Temperature in the environment
This would answer both cases.
Balloon shrinking: causing the papier mache to wrinkle as the form it was set on changed.
Balloon expanding: causing the papier mache to expand and crack while setting as the balloon is getting larger.
It is important for the project to dry in the same environment (temperature) in which is was created. This might seem obvious but small changes can affect this. Time of day for instance.
Expansion and Contraction
If working indoors the sun might not be directly on the project initially. If left for many hours after, layers may dried with heat from direct sunlight that could make the balloon inside expand.
The opposite could apply as well. If the project was in direct sunlight while the layer was being applied it could have then cooled while it was still setting. When the base you are forming your project on moved it will set in unexpected ways (turning into a raisin).
The balloon shrinking is less of an issue after several layers. Having 2-3 already dried layers gives a good base so the balloon shrinking would be a non-issue.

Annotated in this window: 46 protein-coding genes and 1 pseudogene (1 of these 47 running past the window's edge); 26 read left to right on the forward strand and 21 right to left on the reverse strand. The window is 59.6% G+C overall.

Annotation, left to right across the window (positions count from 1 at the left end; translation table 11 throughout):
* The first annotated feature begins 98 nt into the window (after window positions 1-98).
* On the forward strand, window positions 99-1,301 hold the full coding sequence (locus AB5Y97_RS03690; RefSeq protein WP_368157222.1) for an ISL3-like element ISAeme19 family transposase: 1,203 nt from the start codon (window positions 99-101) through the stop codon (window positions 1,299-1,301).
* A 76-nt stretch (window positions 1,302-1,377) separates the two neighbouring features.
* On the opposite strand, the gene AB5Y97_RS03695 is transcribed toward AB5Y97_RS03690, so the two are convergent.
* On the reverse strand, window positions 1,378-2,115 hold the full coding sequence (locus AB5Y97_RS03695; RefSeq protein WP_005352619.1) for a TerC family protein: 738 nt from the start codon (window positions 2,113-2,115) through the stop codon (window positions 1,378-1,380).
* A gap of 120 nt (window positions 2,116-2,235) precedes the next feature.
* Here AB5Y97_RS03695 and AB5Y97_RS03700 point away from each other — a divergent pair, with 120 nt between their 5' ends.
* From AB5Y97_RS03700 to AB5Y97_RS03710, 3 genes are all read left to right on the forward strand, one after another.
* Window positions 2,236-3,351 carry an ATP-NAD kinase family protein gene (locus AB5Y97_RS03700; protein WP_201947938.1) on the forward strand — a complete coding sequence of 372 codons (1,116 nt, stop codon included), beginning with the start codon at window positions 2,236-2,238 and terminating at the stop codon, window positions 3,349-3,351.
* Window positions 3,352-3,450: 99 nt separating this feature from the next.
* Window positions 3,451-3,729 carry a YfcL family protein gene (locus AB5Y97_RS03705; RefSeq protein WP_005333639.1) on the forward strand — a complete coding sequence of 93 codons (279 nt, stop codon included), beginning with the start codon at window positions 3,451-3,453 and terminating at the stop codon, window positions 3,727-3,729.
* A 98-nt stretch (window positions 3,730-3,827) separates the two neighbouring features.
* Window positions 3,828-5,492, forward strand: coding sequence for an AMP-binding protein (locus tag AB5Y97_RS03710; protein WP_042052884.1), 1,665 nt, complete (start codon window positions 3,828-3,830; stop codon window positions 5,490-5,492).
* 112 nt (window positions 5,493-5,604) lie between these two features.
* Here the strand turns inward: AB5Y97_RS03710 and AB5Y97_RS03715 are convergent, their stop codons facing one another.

This also could happen if you take the balloon outside for example to have it set faster. A change in the environment while the balloon is drying is likely causing this to fail.
Keep the project in the same place and avoid changes in temperature. This is more crucial for the first few layers.
A wrinkled balloon can usually be ignored by adding more layers, assuming the project calls for it. As layers get added the imperfections are hidden.
A busted seam (or join) can also be fixed by patching with more papier maché. In the case of the piñata, this might be less than ideal, as it introduces a weak point. Setting layers with the paper strips perpendicular to each other can help fix that.